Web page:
It is asserted the findings which were adopted by the court are in irreconcilable conflict and therefore fail to support the judgment. We are of the opinion the findings may be reasonably reconciled so as to support the judgment against the defendants. The court specifically found that the allegations of paragraphs II, III, IV, and V of the complaint were true. It failed to find that the allegations of paragraph I of the complaint were or were not true. The last–mentioned paragraph referred merely to certain defendants who were joined by reference to their fictitious names. This is not material because the cause was dismissed as to these fictitious parties. After specifically finding the nature and extent of the injuries which were received by the plaintiff, the court further specifically found “that the plaintiff looked in a westerly direction on Seventh street before leaving the curb,” etc. This last–mentioned finding specifically refutes the affirmative allegation of the answer which charges the plaintiff with contributory negligence. But the court further finds in that regard “that the separate and distinct answer and defense set forth in the answer, that the accident resulted from negligence on the part of the plaintiff, is not true.”

The alleged inconsistency in the findings is included in the final statement therein contained that, “The court finds that paragraphs I, II, III and IV (except wherein they have been specifically found to be true in the foregoing) are not true.” It is contended this last–mentioned finding is in direct conflict with the previous findings to the effect that paragraphs II, III, IV, and V of the complaint are true. If this charge be true, then there is no valid finding that the defendants were guilty of negligence, for the alleged negligence of the defendants is stated in paragraph IV of the complaint, which reads: “That the said Alfred Bradford did then and there so negligently, carelessly and unlawfully without due regard for the rights of others using and occupying said streets drove, operated, maintained and equipped said automobile truck that it came into violent contact and collision with the plaintiff.”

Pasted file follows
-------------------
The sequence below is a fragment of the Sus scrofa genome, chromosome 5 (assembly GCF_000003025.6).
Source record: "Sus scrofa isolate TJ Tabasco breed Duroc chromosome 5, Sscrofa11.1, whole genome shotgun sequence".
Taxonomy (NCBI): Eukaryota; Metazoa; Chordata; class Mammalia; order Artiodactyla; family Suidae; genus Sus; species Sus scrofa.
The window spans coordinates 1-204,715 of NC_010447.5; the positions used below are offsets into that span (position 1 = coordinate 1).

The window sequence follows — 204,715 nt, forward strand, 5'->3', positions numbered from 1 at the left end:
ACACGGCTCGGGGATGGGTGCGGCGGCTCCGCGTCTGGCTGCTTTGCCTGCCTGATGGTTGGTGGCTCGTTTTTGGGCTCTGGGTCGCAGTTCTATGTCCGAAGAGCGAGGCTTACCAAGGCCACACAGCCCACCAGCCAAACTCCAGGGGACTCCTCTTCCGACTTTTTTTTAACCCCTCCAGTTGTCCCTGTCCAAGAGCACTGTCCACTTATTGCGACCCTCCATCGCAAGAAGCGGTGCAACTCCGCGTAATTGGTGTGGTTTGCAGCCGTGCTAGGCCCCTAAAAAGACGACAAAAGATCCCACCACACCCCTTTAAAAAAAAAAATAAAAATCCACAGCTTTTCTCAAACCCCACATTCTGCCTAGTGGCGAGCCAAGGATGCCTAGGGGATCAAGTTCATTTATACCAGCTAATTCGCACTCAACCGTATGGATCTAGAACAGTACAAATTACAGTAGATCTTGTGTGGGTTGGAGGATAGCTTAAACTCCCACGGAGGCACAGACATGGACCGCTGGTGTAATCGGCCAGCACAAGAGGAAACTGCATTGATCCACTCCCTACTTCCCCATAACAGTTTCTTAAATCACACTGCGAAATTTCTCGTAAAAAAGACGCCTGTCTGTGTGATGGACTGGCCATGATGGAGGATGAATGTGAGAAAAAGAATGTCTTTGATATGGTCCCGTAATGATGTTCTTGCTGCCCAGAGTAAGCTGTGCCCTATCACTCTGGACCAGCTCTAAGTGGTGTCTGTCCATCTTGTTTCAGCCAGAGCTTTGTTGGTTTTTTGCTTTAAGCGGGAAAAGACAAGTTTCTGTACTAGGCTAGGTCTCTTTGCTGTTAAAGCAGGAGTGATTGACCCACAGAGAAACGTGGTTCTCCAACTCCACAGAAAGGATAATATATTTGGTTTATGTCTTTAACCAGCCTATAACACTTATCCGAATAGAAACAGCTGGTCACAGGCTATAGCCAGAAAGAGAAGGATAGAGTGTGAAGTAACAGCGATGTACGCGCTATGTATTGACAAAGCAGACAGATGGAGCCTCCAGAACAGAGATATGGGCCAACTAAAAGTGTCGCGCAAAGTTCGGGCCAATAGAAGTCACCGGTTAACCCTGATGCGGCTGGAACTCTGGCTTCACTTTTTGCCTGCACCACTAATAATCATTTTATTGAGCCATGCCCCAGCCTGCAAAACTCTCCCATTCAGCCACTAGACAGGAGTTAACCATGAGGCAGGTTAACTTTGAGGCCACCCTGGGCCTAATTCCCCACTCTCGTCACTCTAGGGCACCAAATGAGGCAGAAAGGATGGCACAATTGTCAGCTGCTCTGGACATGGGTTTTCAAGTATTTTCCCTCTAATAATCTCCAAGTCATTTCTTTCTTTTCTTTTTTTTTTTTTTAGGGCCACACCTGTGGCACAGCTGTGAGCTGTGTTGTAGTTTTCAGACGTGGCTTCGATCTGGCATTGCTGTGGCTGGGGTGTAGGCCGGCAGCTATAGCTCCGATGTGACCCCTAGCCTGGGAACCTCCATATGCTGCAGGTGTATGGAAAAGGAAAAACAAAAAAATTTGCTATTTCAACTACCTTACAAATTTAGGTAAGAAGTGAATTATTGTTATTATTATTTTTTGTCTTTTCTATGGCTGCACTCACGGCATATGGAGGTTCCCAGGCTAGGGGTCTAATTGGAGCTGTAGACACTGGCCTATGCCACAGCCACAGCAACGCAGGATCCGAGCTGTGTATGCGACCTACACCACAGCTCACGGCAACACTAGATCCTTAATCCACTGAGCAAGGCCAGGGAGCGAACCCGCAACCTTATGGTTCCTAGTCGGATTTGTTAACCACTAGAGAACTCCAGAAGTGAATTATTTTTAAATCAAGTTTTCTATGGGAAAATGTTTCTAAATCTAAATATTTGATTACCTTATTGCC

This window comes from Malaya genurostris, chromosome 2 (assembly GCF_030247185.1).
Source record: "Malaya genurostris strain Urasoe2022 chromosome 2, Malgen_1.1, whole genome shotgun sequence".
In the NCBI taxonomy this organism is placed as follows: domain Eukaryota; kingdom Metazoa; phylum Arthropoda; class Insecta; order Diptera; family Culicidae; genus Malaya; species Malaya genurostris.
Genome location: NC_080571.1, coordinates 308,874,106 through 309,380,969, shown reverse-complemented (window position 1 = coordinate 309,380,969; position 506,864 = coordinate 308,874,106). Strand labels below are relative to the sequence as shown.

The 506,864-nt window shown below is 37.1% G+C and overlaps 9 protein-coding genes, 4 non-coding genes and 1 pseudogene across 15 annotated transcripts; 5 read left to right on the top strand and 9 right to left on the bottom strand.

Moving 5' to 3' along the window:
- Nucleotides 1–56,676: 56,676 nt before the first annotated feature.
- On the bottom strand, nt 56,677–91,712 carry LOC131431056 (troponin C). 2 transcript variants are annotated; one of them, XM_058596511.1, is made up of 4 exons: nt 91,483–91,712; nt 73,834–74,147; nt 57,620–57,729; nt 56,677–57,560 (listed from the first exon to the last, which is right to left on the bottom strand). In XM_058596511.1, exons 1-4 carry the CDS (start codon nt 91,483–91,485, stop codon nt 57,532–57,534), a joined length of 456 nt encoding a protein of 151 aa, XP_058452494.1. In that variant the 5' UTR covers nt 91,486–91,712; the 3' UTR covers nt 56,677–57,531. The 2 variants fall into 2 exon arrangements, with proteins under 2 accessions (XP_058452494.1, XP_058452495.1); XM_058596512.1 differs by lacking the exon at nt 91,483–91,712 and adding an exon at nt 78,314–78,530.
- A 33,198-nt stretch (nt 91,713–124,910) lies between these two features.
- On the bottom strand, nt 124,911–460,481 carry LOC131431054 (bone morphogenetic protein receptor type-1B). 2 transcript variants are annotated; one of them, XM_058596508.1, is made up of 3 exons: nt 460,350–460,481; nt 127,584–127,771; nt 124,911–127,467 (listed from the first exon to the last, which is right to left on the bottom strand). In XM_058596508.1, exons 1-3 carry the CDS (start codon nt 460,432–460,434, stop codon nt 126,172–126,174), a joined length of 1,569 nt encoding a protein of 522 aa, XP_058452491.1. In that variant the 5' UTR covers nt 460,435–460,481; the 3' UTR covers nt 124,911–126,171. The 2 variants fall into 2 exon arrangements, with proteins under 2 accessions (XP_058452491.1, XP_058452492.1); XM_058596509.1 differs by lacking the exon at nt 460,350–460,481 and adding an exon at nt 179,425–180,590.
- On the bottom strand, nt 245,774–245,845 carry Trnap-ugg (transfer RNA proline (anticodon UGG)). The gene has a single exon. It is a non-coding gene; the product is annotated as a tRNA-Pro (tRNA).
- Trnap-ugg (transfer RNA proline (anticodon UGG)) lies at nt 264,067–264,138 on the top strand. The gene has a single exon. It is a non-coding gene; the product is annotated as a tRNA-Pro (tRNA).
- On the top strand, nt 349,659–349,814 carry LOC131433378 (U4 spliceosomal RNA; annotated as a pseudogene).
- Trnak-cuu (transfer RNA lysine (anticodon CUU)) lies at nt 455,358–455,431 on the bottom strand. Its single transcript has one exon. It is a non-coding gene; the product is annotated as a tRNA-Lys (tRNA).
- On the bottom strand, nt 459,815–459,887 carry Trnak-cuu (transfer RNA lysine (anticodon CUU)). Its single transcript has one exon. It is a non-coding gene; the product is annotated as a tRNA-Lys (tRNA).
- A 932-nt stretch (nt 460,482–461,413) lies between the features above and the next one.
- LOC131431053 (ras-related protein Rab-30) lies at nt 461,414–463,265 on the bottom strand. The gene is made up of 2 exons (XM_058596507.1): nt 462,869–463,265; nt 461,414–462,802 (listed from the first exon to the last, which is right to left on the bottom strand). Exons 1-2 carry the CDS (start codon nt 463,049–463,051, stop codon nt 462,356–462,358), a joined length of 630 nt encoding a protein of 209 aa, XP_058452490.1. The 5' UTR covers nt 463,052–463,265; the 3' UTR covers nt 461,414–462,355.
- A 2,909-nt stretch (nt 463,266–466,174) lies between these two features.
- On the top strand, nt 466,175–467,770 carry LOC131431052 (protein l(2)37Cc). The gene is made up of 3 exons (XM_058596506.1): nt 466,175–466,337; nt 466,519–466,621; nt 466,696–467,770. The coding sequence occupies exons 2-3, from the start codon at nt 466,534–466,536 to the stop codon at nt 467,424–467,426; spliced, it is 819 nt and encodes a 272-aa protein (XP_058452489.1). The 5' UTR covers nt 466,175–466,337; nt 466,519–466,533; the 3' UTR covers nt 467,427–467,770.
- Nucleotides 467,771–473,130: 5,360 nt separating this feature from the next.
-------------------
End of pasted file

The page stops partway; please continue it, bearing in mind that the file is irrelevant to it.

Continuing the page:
It has been uniformly held that, when the allegations of a complaint are sufficiently specific to charge the essential facts relied upon, a finding to the effect that all of the allegations of a specified count of such pleading is true, constitutes an adequate finding upon the facts therein contained. Ames v. City of San Diego, 101 Cal. 390, 35 P. 1005; 24 Cal. Jur., p. 989, § 215. Findings should receive such construction as will uphold rather than defeat the judgment. Ensele v. Jolley, 188 Cal. 297, 303, 204 P. 1085; Metcalf v. Hill, 97 Cal. App. 597, 275 P. 994.

In support of the judgment in the present case it may reasonably be held the last–challenged finding that “paragraphs I, II, III and IV (except wherein they have been specifically found to be true in the foregoing) are not true,” is uncertain and void because it does not indicate whether the paragraphs referred to are contained in the complaint or in the answer. Both the complaint and answer contain similarly numbered paragraphs. Regarding the invalidity of uncertain findings, it is said in 24 California Jurisprudence, p. 989, § 215: “Findings by reference to pleadings which leave something undetermined so that an appellate court may not ascertain precisely what facts are found are unquestionably insufficient.”

Moreover, if the challenged finding be held to also refer to the paragraphs of the complaint with sufficient accuracy to distinguish it from the answer, although that designation was omitted, it may still be reasonably reconciled with the former specific findings that paragraphs II, III, IV, and V of the complaint are true, by holding that the meaning of the challenged finding is that paragraph I of the complaint is untrue, since the court failed to previously find the truth or untruth of that particular paragraph. The allegations of the other paragraphs of the complaint were specifically found to be true. This construction will give effect to the exception contained in the challenged instruction. Otherwise that exception is meaningless. This construction of the last finding will uphold the judgment.

It is quite evident the court intended to adopt findings favorable to the plaintiff. We are of the opinion the findings are adequate. There is no miscarriage of justice disclosed by the record.

The judgment and the order are affirmed.

Mr. Justice R. L. THOMPSON delivered the opinion of the court.

We concur: PULLEN, P. J.; PLUMMER, J.